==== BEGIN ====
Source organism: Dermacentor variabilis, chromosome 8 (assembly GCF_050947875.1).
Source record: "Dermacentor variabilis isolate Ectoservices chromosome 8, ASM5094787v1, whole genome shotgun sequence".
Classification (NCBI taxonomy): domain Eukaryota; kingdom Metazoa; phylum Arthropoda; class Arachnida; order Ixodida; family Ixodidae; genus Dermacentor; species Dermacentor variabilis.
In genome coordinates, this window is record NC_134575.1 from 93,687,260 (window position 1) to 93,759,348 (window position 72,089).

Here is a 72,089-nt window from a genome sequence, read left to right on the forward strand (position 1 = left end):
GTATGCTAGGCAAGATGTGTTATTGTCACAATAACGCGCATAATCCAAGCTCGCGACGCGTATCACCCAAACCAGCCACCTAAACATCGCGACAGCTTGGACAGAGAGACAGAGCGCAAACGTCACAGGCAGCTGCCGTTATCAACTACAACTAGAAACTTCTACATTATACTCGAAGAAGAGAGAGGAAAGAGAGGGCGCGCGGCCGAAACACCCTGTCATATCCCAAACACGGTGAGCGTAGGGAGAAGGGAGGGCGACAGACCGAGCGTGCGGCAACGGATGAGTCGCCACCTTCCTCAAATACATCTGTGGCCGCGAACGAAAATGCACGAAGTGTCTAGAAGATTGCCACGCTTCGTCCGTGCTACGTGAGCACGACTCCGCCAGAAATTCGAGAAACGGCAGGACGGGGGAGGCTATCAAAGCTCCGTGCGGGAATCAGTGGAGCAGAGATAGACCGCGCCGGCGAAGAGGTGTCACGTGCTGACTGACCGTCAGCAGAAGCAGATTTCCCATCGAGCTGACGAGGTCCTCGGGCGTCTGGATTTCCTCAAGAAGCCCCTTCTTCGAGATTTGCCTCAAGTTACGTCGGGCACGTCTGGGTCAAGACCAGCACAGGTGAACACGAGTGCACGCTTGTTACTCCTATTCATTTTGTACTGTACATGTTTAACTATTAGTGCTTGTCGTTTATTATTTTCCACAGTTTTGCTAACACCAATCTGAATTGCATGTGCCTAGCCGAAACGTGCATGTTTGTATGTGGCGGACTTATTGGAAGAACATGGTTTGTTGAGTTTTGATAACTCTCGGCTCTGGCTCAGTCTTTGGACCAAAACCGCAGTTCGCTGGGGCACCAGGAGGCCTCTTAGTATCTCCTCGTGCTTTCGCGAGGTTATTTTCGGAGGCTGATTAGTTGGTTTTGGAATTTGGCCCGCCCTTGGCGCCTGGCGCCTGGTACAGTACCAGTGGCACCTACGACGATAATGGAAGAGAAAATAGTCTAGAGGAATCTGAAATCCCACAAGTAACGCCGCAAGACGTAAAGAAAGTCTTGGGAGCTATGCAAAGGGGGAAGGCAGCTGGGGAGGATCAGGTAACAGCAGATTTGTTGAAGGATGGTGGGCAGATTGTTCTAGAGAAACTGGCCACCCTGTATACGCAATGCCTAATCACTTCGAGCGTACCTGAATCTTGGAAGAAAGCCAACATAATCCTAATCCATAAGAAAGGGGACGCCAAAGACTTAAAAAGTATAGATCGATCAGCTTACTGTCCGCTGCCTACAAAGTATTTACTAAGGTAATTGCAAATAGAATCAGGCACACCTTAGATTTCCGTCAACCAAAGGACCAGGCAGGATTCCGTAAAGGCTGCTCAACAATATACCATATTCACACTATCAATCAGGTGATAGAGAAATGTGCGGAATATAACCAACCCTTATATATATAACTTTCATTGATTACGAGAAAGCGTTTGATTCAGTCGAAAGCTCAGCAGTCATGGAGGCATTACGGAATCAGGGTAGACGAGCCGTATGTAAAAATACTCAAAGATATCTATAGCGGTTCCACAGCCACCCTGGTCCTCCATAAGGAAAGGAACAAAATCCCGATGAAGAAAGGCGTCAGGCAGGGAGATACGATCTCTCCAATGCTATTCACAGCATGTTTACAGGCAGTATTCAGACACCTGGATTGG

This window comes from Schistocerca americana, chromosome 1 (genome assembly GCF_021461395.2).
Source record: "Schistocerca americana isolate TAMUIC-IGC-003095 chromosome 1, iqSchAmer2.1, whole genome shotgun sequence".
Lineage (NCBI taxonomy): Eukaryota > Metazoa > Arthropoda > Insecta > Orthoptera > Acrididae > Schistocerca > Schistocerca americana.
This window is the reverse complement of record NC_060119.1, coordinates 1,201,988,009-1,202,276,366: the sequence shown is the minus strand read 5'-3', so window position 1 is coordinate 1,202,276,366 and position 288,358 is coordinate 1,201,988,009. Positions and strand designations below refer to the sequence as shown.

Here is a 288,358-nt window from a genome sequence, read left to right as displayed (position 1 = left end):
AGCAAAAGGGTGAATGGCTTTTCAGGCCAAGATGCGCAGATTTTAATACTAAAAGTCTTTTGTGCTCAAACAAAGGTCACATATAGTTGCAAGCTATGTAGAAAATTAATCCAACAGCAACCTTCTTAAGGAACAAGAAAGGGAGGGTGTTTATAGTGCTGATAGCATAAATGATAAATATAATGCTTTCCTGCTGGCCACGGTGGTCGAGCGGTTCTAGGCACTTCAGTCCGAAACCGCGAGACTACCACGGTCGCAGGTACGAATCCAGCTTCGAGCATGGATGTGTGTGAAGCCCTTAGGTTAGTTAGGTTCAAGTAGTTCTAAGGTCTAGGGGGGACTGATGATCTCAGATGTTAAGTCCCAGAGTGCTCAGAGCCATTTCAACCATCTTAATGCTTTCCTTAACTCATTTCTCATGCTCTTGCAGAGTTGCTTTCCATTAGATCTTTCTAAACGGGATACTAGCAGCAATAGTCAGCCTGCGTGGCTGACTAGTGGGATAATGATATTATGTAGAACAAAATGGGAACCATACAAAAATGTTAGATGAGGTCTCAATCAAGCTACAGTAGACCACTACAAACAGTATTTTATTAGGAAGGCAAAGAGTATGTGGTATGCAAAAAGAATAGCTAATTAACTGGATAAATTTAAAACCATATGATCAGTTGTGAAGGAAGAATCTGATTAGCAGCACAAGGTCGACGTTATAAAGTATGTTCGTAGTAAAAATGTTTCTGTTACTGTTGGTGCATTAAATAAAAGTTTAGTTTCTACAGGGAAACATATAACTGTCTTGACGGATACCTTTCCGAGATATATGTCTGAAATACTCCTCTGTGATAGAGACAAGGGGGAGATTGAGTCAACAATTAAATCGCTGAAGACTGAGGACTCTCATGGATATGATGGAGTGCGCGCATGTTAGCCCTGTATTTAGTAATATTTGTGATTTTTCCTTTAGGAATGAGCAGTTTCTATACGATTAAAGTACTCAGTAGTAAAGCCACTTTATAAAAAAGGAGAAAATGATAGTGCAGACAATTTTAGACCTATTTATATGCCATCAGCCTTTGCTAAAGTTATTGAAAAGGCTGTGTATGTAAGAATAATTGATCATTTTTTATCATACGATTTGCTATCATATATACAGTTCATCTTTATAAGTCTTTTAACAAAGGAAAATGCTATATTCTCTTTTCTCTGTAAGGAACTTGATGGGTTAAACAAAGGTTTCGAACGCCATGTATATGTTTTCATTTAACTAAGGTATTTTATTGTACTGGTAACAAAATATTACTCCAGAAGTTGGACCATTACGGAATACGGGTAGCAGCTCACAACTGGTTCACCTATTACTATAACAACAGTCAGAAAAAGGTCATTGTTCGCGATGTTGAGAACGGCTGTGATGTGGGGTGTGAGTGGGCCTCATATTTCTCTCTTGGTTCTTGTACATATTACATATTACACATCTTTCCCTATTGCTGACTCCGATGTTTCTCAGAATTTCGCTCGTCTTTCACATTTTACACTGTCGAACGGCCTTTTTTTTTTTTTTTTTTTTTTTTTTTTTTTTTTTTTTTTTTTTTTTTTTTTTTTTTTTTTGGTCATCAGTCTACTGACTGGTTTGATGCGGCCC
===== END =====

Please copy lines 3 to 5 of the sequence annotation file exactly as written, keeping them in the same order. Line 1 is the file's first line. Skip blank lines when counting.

Classification (NCBI taxonomy): domain Eukaryota; kingdom Metazoa; phylum Arthropoda; class Arachnida; order Ixodida; family Ixodidae; genus Dermacentor; species Dermacentor variabilis.
In genome coordinates, this window is record NC_134575.1 from 93,687,260 (window position 1) to 93,759,348 (window position 72,089).

Here is a 72,089-nt window from a genome sequence, read left to right on the forward strand (position 1 = left end):